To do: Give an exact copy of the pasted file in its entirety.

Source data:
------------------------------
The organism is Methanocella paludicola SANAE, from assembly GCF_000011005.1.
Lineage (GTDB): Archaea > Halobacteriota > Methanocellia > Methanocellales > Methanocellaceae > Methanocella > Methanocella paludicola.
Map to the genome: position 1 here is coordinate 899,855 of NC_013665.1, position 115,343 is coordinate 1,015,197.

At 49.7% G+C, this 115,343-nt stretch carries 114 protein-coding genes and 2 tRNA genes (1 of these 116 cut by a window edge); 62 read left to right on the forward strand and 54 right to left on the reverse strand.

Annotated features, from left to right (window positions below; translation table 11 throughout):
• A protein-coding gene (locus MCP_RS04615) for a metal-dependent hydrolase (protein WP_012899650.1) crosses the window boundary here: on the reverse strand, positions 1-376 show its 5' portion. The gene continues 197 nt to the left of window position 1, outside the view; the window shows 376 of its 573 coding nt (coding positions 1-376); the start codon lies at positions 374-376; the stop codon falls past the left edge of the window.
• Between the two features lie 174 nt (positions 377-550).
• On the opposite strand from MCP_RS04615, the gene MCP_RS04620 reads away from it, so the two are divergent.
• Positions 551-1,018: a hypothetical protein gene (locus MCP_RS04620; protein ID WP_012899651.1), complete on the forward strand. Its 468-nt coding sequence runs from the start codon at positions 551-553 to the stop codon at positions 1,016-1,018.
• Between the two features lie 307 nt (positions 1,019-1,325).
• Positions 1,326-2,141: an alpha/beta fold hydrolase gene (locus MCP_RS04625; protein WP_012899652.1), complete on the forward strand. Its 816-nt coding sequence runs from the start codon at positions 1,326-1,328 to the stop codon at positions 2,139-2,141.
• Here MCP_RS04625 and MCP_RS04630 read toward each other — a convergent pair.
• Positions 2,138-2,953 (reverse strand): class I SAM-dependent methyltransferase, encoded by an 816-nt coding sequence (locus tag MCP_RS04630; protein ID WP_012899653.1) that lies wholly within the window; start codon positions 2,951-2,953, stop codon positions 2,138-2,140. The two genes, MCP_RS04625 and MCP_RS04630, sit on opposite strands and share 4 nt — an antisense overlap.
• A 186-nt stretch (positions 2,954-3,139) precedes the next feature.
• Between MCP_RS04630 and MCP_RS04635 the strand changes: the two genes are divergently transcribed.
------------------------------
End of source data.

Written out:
The organism is Methanocella paludicola SANAE, from assembly GCF_000011005.1.
Lineage (GTDB): Archaea > Halobacteriota > Methanocellia > Methanocellales > Methanocellaceae > Methanocella > Methanocella paludicola.
Map to the genome: position 1 here is coordinate 899,855 of NC_013665.1, position 115,343 is coordinate 1,015,197.

At 49.7% G+C, this 115,343-nt stretch carries 114 protein-coding genes and 2 tRNA genes (1 of these 116 cut by a window edge); 62 read left to right on the forward strand and 54 right to left on the reverse strand.

Annotated features, from left to right (window positions below; translation table 11 throughout):
• A protein-coding gene (locus MCP_RS04615) for a metal-dependent hydrolase (protein WP_012899650.1) crosses the window boundary here: on the reverse strand, positions 1-376 show its 5' portion. The gene continues 197 nt to the left of window position 1, outside the view; the window shows 376 of its 573 coding nt (coding positions 1-376); the start codon lies at positions 374-376; the stop codon falls past the left edge of the window.
• Between the two features lie 174 nt (positions 377-550).
• On the opposite strand from MCP_RS04615, the gene MCP_RS04620 reads away from it, so the two are divergent.
• Positions 551-1,018: a hypothetical protein gene (locus MCP_RS04620; protein ID WP_012899651.1), complete on the forward strand. Its 468-nt coding sequence runs from the start codon at positions 551-553 to the stop codon at positions 1,016-1,018.
• Between the two features lie 307 nt (positions 1,019-1,325).
• Positions 1,326-2,141: an alpha/beta fold hydrolase gene (locus MCP_RS04625; protein WP_012899652.1), complete on the forward strand. Its 816-nt coding sequence runs from the start codon at positions 1,326-1,328 to the stop codon at positions 2,139-2,141.
• Here MCP_RS04625 and MCP_RS04630 read toward each other — a convergent pair.
• Positions 2,138-2,953 (reverse strand): class I SAM-dependent methyltransferase, encoded by an 816-nt coding sequence (locus tag MCP_RS04630; protein ID WP_012899653.1) that lies wholly within the window; start codon positions 2,951-2,953, stop codon positions 2,138-2,140. The two genes, MCP_RS04625 and MCP_RS04630, sit on opposite strands and share 4 nt — an antisense overlap.
• A 186-nt stretch (positions 2,954-3,139) precedes the next feature.
• Between MCP_RS04630 and MCP_RS04635 the strand changes: the two genes are divergently transcribed.